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Assessing Your Career Direction

To Avoid Burnout, Our Career Choices Need to Develop and Evolve With Us.
By Donald J. Strankowski
don@ascendcareers.net

We are currently in a world of more choices than ever with more career options available to you now than ever before.  The possibilities and opportunities afforded to us are almost limitless. 

Reassessing your career direction is a smart choice. Smart-thinking, dynamic companies reassess themselves continually. Another term for this is "reinventing" yourself. Considering we spend almost 60 percent of our adult life engaged in work-related activities (commuting time, breaks and take-home work all count), we should choose a career that is consistent with our values, strengths, interests and desires.

When we stay in a particular position for too long, we may grow as individuals, but the position can seemingly remain static. Like other things, we can outgrow our career too.  The usual result is that we begin to get bored; our level of productivity drops as well as our level of job satisfaction.  We have in fact reached our level of competence in that particular position and are now in need of new challenges. 

People lose their jobs each day due to a shift in the corporate business model of making more with less.  As companies come under more and more pressure to report rich bottom lines and pump up their stock prices, they must also increase their profitability.  In many cases, this quest for profitability can mean layoffs and downsizing.  With so many people on edge each day at work, worrying that their position may be eliminated tomorrow, it actually comes as a surprise then that some people are voluntarily leaving their jobs in pursuit of something different. 

In spite of national employment anxiety, we are hearing a new buzzword pop up across corporate America: “downshifting.”  Many people latch onto to jobs for security reasons.  At the same time, other people are leaving their positions for lifestyle reasons.  People are leaving their jobs after reevaluating their careers, activities, and priorities.  This “downshifting” group accounts for a growing percentage of today’s workforce.

Everyday, people just like you and I are making career changes--for the better.  For most people, the career change is not about more money or a fatter stock option plan. For some, it’s about the pursuit of lifelong creative endeavors, while for others it’s perhaps taking a position with a smaller company with a less tiresome commute and work schedule.  Either way, it boils down to making a career choice that is more consistent with who you are and what you stand for.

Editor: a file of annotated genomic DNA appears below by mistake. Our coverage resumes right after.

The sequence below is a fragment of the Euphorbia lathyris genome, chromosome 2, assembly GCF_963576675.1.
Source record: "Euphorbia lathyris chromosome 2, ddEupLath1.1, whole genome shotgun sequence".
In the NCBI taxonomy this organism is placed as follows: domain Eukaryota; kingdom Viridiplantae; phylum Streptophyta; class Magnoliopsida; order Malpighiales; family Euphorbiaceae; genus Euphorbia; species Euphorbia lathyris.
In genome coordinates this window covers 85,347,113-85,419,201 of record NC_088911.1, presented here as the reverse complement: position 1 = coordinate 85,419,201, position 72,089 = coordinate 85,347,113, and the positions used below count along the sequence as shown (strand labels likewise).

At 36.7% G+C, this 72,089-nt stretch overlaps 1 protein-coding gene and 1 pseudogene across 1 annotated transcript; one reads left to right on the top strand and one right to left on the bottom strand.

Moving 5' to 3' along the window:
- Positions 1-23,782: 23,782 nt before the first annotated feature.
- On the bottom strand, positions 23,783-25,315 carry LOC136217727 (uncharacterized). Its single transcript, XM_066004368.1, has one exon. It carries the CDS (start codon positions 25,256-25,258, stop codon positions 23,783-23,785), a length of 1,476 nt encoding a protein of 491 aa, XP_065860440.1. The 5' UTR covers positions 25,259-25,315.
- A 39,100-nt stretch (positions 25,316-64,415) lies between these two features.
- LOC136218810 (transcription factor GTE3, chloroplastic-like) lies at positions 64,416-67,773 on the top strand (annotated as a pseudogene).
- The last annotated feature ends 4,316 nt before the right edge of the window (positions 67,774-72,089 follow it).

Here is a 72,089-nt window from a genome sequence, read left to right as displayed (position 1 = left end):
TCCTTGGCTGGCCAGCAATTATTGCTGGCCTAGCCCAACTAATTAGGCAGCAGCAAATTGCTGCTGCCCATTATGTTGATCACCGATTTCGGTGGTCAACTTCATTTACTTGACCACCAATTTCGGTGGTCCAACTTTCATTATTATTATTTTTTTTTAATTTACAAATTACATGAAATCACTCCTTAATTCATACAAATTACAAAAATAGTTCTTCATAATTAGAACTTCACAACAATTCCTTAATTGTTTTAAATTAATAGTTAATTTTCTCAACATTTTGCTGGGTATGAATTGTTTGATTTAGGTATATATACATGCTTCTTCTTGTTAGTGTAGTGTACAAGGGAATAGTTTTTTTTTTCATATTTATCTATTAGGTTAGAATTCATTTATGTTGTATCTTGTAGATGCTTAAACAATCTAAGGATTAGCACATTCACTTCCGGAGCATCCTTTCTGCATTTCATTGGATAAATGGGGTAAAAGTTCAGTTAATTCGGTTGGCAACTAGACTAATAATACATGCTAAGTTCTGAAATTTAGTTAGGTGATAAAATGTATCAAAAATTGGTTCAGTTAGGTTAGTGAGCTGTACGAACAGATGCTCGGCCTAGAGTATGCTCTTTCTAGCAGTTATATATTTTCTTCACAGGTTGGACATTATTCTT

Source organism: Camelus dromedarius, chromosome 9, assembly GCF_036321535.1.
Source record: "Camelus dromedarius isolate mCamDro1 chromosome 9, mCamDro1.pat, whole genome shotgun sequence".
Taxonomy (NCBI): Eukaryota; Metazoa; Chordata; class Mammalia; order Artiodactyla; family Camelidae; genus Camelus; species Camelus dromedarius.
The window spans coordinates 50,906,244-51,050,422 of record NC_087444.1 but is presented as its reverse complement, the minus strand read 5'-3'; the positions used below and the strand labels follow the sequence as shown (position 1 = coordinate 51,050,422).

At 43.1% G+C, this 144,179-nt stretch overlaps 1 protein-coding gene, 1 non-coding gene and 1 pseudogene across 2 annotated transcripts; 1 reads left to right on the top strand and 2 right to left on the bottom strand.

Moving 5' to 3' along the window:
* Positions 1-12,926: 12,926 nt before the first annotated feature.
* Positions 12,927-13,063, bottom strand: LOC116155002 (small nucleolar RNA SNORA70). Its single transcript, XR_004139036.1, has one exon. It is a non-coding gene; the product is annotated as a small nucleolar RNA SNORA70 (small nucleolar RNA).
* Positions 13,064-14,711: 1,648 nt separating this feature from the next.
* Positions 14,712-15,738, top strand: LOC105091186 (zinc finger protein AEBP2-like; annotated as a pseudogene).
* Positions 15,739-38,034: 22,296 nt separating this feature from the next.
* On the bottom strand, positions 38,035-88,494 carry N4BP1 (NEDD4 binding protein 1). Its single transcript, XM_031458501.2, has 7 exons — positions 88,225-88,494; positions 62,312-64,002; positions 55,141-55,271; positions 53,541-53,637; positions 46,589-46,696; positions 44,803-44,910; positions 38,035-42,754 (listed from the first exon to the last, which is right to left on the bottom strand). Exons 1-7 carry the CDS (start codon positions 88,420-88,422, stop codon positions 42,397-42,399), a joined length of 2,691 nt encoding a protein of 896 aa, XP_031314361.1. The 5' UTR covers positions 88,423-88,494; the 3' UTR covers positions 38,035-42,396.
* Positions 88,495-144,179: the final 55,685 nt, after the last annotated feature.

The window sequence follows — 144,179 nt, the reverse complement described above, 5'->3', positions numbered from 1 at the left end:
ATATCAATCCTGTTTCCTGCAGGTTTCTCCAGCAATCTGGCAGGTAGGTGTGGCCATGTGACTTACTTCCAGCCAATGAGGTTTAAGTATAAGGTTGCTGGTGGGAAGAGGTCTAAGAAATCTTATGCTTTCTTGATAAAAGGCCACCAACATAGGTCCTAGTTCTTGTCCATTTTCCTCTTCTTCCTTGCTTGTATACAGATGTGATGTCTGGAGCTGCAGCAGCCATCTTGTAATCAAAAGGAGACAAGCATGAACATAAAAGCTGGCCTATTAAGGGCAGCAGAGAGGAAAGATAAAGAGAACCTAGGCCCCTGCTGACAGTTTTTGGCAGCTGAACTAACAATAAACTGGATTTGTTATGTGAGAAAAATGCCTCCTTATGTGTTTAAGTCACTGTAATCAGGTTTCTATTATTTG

Knowing that you are ready to leave your current situation and embark on a career change usually involves a certain level of pain.  Only you can decide when this pain level has reached the red zone.  Most of us actually have an internal need to be more adventurous and to be challenged.  However, very few people actually go on to reach their true potential or perform in the career that is most fulfilling to them.  For most of today’s workers, it’s about a steady paycheck and the standard 40-hour workweek.  This may be the norm, but remember, your opportunities today are almost limitless regardless of what the media reports.  The decision to change your career path is a courageous one indeed.  However, even as the newspaper headlines are plastered with stories of more layoffs and corporate bankruptcies, pulling off a successful career change is still within anybody’s reach.  It simply takes time, patience, and a detailed strategic plan for getting you from where you are now to where you want to go.